Unlike Bofors, no smoking gun yet on Rafale

In the end, the much-awaited report of the Comptroller and Auditor General (CAG) on the Rafale deal was a mixed bag.

Published: 16th February 2019 04:00 AM  |   Last Updated: 18th February 2019 07:28 PM   |  A+A-

Union Defence Minister Nirmala Sitharaman (left) and Congress President Rahul Gandhi (right) have been at the centre of Congress and BJP's conflict over the Rafale fighter jet deal. (Photos | PTI)

In the end, the much-awaited report of the Comptroller and Auditor General (CAG) on the Rafale deal was a mixed bag. Trashed by the opposition and activists even before it was tabled in Parliament, the report offered talking points to both sides of the aisle.

It gave the government bragging rights for signing a contract that was a tad cheaper than the offer made by manufacturer Dassault Aviation in 2007, though not as cost effective as what Defence Minister Nirmala Sitharaman claimed in Parliament last month. It also found the delivery window was expedited by a month as against the previous offer, which is not much. On the downside, while the 2007 proposal included bank guarantees and performance guarantees, they were not part of the current deal and the price differential was not passed on to India.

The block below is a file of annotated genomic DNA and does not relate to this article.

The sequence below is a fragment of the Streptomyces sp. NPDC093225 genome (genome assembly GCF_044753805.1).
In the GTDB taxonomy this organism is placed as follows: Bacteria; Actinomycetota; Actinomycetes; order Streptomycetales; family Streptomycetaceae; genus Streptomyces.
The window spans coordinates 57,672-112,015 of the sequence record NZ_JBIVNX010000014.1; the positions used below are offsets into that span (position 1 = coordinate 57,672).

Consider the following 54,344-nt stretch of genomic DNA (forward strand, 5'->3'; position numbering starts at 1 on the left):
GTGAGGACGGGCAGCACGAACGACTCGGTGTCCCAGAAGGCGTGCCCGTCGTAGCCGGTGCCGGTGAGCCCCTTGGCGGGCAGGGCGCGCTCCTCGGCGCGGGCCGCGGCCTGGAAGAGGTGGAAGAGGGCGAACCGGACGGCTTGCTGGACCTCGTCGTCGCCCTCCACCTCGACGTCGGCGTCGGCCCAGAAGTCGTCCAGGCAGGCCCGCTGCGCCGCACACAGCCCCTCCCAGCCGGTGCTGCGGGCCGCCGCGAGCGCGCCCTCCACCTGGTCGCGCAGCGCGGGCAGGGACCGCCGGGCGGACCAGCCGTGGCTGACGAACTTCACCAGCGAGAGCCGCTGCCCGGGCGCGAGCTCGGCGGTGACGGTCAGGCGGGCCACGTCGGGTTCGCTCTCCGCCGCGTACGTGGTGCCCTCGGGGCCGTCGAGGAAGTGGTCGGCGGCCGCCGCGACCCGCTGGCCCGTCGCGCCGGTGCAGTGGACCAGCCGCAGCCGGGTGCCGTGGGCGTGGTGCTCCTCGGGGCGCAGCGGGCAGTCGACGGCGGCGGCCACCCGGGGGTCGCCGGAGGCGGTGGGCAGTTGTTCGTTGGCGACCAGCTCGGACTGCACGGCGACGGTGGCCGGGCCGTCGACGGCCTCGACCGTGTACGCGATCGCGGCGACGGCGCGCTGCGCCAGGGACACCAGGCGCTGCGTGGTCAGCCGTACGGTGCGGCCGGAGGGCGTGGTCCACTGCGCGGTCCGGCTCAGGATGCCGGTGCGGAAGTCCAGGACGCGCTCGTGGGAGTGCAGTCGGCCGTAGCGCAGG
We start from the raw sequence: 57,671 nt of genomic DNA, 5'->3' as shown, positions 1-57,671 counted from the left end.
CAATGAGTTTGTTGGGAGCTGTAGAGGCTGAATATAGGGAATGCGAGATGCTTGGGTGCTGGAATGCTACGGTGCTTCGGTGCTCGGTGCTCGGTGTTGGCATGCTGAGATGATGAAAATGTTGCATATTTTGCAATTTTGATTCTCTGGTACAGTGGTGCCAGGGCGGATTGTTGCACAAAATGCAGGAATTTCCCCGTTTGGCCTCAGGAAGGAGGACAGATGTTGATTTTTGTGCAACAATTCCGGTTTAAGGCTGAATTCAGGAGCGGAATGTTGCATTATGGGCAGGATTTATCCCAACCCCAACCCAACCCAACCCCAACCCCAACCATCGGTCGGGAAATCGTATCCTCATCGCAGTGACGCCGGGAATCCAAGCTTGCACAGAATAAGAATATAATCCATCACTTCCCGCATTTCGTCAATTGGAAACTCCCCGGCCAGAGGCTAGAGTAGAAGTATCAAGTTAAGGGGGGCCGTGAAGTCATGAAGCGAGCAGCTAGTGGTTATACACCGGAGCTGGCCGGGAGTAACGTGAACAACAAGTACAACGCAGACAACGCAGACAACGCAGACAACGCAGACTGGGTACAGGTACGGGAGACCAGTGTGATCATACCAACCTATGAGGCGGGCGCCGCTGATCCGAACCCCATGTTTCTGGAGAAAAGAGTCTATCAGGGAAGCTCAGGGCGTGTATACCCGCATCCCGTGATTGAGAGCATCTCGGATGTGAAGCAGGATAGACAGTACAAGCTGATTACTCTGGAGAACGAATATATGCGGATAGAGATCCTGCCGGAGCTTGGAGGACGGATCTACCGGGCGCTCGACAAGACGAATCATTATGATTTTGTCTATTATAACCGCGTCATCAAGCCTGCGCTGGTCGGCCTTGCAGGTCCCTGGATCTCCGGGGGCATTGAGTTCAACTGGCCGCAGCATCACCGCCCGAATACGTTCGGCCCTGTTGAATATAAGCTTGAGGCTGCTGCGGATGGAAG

Also, contrary to the claims of the spin doctors, there was no change in cost of the bare-bones aircraft. Yet the Opposition found little merit in the report since it ignored the offsets, redacted the actual figures in view of the secrecy clause and mentioned them in terms of percentage. And Congress president Rahul Gandhi, the most vocal critic of the Rafale deal, lampooned it as Chowkidar Auditor General. 

Name-calling aside, there has been grudging acknowledgement from neutral observers of the CAG’s sharp analysis on the needless delays in the IAF’s procurement process. The top auditor had drawn critical attention after a paragraph of the Supreme Court verdict on the Rafale deal in December had erroneously claimed the CAG had seen the pricing and shared its findings with a Parliamentary panel, as the top auditor hadn’t filed his report by then. While the Centre filed a correction application and the PIL warriors filed a review petition, Chief Justice Ranjan Gogoi added a googly on Friday, saying the petitions were defective.

While Rahul keeps flogging the Rafale deal, unlike Bofors there is nothing yet to suggest a smoking gun in the form of a dirty money trail. Would it then find resonance in the Lok Sabha elections is the billion-dollar question.

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